Wednesday, March 3, 2021

Why use current Exchange infrastructure rather than starting over?

I proposed an agile approach to improving Healthcare Information Exchange. Why should we keep the current? I covered this mostly with simply "that it is functioning", but did not enumerate why this is such a big deal. Many will say that http RESTful is functioning on a global basis with Google, Facebook, LinkedIn, Wiki, and Blogs. This is true, but these are all monolithic servers. Healthcare is a mass of 10 thousand organizations all with different systems. So Healthcare is special. This does not diminish the benefits of http REST, just points out that Healthcare is building on-top of an important concept, but that important concept has not addressed many of the things that Healthcare has needed to to give us the Nationwide Health Exchanges that we have.
The following already exists and is functioning nation wide today. These should be leveraged going forward, not ignored and re-invented.
  • Federated infrastructure 
    • technology, 
    • domain name, 
    • directory of endpoints
  • Trust agreements  
    • legal policy language
    • evaluation of language, 
    • implementation in access rules
    • policy bridging
  • Trust infrastructure technologies 
    • Certificate Authorities
    • Revocation system
    • Proven change of CA methods
  • Identity of organizations 
    • Directory, and 
    • TLS connection authentication
    • SAML assertion mechanism
  • Identity of initiating user 
    • Directory, and 
    • SAML assertion mechanism
  • Purpose of use 
    • vocabulary, 
    • mapping to policy, and 
    • SAML assertion mechanism
  • Provenance 
    • Home Community ID
    • Registry/Repository IDs
    • SubmissionSet, DocumentEntry, and Folders - Metadata
    • CDA Content specifications
  • Patient identity discovery and management 
    • XCPD mechanism, 
    • policy on minimal elements, 
    • acceptance criteria for cross-reference match
  • Patient Privacy Consent and Authorization 
    • normal treatment use, 
    • point-of-care-Consent, 
    • access authorizations
  • Notification of patient movements 
    • XCPD, or 
    • PIX feed
  • Data content agnostic
    • supports historic data that might only be available as scanned document
    • supports CDA, CCD, C-CDA, 
    • supports FHIR
    • supports HL7 v2 like lab results
    • supports Imaging like DICOM, XDS-I, and other image formats
    • supports text formats like BlueButton
    • supports non standard such as coma-separated-values (CSV) 
    • supports future standards
  • Timeframe of service 
    • document metadata, and 
    • query parameters
  • Data integrity and signatures 
    • hash/size, 
    • transport (TLS), 
    • Document Digital Signatures
  • Static and dynamic data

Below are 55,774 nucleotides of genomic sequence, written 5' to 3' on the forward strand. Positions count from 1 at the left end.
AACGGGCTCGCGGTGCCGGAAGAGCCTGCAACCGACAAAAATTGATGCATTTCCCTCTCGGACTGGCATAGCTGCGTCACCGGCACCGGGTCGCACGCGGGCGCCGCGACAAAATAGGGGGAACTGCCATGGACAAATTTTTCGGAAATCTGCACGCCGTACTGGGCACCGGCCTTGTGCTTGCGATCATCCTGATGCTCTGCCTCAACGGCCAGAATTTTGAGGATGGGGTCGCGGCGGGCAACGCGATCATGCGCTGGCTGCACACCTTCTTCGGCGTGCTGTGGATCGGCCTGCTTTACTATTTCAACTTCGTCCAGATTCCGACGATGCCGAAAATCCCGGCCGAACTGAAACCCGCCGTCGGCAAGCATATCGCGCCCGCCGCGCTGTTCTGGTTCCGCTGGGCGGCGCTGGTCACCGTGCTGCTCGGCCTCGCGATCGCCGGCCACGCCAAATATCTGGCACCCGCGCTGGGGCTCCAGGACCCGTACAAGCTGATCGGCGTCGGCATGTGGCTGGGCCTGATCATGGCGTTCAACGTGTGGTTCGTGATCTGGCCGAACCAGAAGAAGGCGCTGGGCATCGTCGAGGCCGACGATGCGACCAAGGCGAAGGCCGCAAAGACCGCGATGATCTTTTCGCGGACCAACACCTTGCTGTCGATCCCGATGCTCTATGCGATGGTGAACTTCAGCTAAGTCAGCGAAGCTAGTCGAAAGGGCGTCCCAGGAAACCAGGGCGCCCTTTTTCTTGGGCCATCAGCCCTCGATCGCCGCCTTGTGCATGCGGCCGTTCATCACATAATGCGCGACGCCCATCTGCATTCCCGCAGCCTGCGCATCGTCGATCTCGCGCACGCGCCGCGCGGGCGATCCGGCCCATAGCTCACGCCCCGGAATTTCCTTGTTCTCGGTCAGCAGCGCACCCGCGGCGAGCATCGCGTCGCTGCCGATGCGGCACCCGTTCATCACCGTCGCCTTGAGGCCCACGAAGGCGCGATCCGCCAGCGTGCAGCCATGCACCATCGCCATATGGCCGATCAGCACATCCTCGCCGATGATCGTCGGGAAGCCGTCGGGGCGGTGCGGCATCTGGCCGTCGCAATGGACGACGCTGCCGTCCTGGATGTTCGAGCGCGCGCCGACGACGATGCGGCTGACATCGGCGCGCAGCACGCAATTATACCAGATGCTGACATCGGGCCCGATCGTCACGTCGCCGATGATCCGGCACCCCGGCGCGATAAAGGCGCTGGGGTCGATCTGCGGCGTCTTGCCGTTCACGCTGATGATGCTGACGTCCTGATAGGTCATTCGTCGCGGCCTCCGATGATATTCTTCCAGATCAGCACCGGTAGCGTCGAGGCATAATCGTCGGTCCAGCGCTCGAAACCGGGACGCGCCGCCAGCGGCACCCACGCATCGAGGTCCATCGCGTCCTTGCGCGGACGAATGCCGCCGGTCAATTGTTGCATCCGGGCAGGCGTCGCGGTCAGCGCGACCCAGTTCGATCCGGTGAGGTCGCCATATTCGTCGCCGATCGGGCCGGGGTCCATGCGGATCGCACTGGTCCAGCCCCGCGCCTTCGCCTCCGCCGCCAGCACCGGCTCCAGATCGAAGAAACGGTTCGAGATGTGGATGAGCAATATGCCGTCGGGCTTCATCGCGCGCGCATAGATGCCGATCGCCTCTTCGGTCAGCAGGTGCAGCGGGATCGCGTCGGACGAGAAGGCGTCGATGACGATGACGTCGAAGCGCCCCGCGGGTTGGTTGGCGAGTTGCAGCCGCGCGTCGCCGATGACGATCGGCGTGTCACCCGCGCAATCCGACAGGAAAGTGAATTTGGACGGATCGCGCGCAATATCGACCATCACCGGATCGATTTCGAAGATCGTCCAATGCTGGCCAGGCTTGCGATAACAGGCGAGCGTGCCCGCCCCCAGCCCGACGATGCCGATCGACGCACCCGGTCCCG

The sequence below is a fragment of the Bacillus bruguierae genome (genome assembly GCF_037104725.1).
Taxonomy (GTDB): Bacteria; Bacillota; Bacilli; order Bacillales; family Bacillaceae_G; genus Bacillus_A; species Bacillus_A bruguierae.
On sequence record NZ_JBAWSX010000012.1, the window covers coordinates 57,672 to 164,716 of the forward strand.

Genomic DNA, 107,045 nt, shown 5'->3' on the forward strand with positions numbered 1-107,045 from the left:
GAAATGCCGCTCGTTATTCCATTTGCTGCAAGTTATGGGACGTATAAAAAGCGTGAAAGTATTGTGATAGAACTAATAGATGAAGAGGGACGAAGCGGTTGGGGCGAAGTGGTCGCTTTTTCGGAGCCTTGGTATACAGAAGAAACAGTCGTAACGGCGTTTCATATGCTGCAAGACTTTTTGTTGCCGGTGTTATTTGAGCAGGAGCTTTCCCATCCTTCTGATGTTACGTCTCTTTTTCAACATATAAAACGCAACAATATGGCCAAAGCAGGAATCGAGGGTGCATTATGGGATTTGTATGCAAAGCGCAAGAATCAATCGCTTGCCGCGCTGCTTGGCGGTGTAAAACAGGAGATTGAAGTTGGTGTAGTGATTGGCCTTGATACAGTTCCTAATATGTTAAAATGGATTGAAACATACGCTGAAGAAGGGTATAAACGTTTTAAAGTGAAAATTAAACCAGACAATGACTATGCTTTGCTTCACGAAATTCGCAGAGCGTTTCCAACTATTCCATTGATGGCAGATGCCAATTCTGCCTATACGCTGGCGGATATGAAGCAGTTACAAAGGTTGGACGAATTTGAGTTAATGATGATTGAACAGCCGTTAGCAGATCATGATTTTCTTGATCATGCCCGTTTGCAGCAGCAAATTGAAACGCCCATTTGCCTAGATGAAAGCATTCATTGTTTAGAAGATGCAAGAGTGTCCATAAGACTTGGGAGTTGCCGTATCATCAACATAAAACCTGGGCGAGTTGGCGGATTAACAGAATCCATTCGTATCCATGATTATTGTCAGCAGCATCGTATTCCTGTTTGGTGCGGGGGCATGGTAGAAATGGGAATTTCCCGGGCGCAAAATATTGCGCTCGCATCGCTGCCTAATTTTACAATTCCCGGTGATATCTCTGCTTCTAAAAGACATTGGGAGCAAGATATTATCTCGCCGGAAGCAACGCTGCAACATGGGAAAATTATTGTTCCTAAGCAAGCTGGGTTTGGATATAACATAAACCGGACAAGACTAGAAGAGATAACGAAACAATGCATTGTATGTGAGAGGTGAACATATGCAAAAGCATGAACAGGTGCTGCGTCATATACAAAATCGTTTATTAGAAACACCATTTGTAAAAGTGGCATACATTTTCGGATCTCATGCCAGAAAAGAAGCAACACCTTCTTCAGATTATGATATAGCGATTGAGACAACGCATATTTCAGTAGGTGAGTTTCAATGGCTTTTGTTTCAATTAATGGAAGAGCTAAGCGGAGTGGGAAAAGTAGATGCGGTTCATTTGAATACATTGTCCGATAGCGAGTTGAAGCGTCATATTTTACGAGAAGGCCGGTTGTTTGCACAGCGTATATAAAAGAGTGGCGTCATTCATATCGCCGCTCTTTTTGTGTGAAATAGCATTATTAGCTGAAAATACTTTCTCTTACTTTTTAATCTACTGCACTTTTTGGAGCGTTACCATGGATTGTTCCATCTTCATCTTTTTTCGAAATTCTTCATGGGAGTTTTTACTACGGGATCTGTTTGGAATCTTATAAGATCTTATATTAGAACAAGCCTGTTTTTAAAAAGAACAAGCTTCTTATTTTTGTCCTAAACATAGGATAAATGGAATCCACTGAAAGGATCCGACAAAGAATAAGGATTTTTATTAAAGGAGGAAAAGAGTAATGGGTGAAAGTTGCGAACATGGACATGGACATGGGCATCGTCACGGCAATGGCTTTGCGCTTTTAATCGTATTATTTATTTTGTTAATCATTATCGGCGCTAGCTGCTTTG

• Static, 
    • On-Demand, and 
    • Delayed-Assembly
  • Audit logging and remediation 
    • ATNA, 
    • log characteristics, 
    • policy for incident investigation
  • Proven system for Emergency response
    • Edge system that can be deployed to natural disasters such has been seen in CA and TX
  • ValueSets and Vocabulary agreed to by the community
    • types of documents
    • types of locations
  • Various Participating Organizations
    • Major Vendors
    • Treatment Organizations
    • Regional HIE
    • Payer Organizations
    • CMS
    • Research
  • IHE-Connectathon - mature testing for the Document Sharing exchange 
    • test tool based testing
    • peer-to-peer testing
    • formal test plans/procedures
    • formal test results tracking
  • Standards deployed and in use globally
    • existing networks globally communicate likely close to a billion documents each month
    • Not just a USA effort
    • maturity benefits everyone

Are all of these perfect? No, but the infrastructure includes them, meaning they are ready to be used, rather than some future hope. 

Does that mean we don't move to nationwide http RESTful FHIR? No, we will get there. I expect, as I have said before, that the green-fields will/should use http RESTful FHIR. But this should not be a default choice, this choice should be based on evaluating the "best" solution. 

My main concern is that we are trying to apply http RESTful FHIR to the hardest problem (Treatment, Payment, and Operations) when we already have a solution there.  The use of http RESTful FHIR at the edges or point-to-point make good sense. But it is not logical to start with federated access to 10,000 organizations, while those organizations already have a network-of-networks.

I don't explain these in this article, but you likely will find that I have explained them in my other articles and the HIE-Whitepaper. That said, I am happy to have my comments challenged, or reinforced. So comments welcome.


  1. I agree 100% with this proposed agile approach to improving Health Information Exchange to enable the baby steps towards innovation while not disrupting interoperability already deployed.

  2. yes babes its is seriouly true i am also agree with that